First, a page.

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PARENTING / Feb ‘2019

Foster Caring with MacKillop Family Services

PARENTING / FEB ‘2019

Foster Caring with MacKillop Family Services

Sue and husband Lee, from Melbourne, have been foster carers with MacKillop Family Services for two and a half years. They talk about their experience and the benefits of being foster carers, and how it has enriched life for their family and the community.

Words Freelancer

Between them, Sue and Lee have five children of their own, and friends thought they were taking on too much when they said that they were going to be foster carers, but Sue says the family has benefited so much from the experience.

Sharing their home with kids in foster care has enriched life for everyone in this family.

“It’s not about what you give, it’s all about what you get back”, insists foster carer Sue McLaughlin.

Sue and husband Lee, from Melbourne, have been foster carers with MacKillop Family Services for two and a half years, providing a safe and nurturing home for babies and toddlers.

Between them, Sue and Lee have five children of their own, and friends thought they were taking on too much when they said that they were going to be foster carers, but Sue says the family has benefited so much from the experience,

“With four teenagers and one nine-year-old, foster care is a team effort with everyone pitching in and helping with the babies. Our kids have learned a great deal from opening their home to other children,

“They absolutely love having the babies to stay. It’s been such a positive experience for us and it’s taught the kids a lot about the wider world. We share age appropriate information with them about each little one that arrives, they understand that sometimes people need support and that’s why we are caring for the babies.”

"With four teenagers and one nine-year-old, foster care is a team effort with everyone pitching in and helping with the babies. Our kids have learned a great deal from opening their home to other children"

Sue and Lee sat down and discussed how foster care works with their children before starting foster care training and she believes it has been hugely educational for them,

“Our kids are an enormous help to me and the babies just love it when they come from school as their big brothers and sisters are there to play. Some days I say to them, ‘Guys, I couldn’t have done this without you today.’ They just want to keep them all forever, but we talk about how we have the babies for a short time and it’s our job to keep them safe and as happy as possible in that time.”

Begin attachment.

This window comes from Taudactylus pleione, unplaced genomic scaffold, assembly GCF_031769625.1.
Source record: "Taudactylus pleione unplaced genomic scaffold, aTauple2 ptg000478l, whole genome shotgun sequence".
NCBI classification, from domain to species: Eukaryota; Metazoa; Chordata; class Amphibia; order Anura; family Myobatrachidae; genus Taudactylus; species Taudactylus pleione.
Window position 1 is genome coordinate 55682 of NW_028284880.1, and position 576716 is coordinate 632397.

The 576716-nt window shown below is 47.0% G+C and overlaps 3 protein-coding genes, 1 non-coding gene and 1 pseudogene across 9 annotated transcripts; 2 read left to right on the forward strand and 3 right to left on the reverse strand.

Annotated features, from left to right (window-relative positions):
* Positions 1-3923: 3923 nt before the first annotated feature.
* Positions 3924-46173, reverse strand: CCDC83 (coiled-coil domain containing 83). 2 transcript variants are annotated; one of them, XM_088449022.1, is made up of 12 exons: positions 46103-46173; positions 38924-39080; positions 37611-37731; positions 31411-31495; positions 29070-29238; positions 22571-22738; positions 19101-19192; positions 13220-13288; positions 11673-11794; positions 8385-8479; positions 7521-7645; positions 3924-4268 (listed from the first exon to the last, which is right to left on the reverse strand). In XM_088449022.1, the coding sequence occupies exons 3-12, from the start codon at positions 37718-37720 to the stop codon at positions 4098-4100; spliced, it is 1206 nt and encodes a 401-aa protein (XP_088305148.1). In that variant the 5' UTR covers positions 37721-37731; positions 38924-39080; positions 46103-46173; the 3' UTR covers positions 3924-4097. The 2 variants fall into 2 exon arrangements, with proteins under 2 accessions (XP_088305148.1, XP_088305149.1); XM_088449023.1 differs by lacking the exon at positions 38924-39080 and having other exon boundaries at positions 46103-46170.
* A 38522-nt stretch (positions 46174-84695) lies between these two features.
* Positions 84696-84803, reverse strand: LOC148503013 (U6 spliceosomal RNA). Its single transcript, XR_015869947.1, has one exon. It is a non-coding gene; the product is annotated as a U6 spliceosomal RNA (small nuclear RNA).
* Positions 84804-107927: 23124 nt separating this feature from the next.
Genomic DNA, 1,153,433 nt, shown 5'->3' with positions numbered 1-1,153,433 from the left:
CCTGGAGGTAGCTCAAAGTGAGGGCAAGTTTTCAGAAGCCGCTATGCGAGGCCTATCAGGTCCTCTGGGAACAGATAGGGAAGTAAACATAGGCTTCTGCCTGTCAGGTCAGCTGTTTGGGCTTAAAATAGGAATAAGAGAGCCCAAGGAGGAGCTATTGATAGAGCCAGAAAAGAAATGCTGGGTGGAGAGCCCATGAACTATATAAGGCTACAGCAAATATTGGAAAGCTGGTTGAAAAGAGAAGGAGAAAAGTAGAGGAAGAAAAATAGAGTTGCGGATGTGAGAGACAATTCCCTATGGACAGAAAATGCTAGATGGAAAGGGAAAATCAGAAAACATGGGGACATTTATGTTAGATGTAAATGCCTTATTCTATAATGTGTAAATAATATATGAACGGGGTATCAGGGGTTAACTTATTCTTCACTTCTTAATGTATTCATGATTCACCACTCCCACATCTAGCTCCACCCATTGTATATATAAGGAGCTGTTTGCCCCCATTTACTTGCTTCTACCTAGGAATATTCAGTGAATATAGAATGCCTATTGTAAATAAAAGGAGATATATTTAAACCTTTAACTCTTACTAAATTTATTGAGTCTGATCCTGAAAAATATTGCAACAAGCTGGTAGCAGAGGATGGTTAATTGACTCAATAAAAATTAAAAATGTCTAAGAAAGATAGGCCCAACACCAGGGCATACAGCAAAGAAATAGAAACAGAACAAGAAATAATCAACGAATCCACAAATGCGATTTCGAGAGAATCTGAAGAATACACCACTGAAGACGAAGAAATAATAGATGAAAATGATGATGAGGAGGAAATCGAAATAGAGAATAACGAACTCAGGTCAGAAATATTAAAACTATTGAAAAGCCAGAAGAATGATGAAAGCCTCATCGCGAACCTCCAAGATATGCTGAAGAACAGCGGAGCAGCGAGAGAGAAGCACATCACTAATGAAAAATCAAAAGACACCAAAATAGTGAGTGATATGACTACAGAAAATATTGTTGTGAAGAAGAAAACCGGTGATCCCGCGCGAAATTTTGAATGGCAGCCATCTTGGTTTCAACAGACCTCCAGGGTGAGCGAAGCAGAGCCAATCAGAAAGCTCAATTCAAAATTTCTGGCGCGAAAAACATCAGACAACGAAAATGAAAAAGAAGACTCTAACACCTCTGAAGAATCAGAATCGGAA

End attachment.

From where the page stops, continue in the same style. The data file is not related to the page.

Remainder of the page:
Over the last two years, Sue and Lee have looked after two young children since they were six weeks and eighteen months old as well as providing emergency and respite care for other babies and toddlers when needed.

Sue’s kids have also become advocates for foster care among their friends and at their schools,

“They see the babies as their brothers or sisters but are also quick to tell people that we are a foster family. They are happy to explain to some of their friends who have not had any experience of foster care what it is all about and why there is a need. I am so proud that they are growing into compassionate people who have empathy for others and understand that people can experience difficult times in their lives.”

Sue’s kids have also become advocates for foster care among their friends and at their schools.

Children need homes for all sorts of reasons, sometimes it is respite care to give parents a break, sometimes parents are ill or in hospital and unable to look after their children. There are also situations where children may have been abused or neglected because the children are in a domestic and family violence situation.

Foster carers can be single, retired, studying or working and can rent or own their own homes. There are also many types of foster care. Care can be for a weekend, a few weeks, a few months or even years. Foster carers can choose the type of care that suits them.

MacKillop Family Services provides practical support to carers to support them to support the child. Intensive and ongoing training provides carers with a specific insight into caring for children who have experienced trauma. MacKillop also operates an after-hours service so carers can call for support 24 hours a day.

Babies, children and young people need all sorts of different homes, so if foster care is something that could work for you or your family, contact MacKillop Family Services who will help you work through the steps to become an accredited foster carer.

For more information, visit https://www.mackillop.org.au/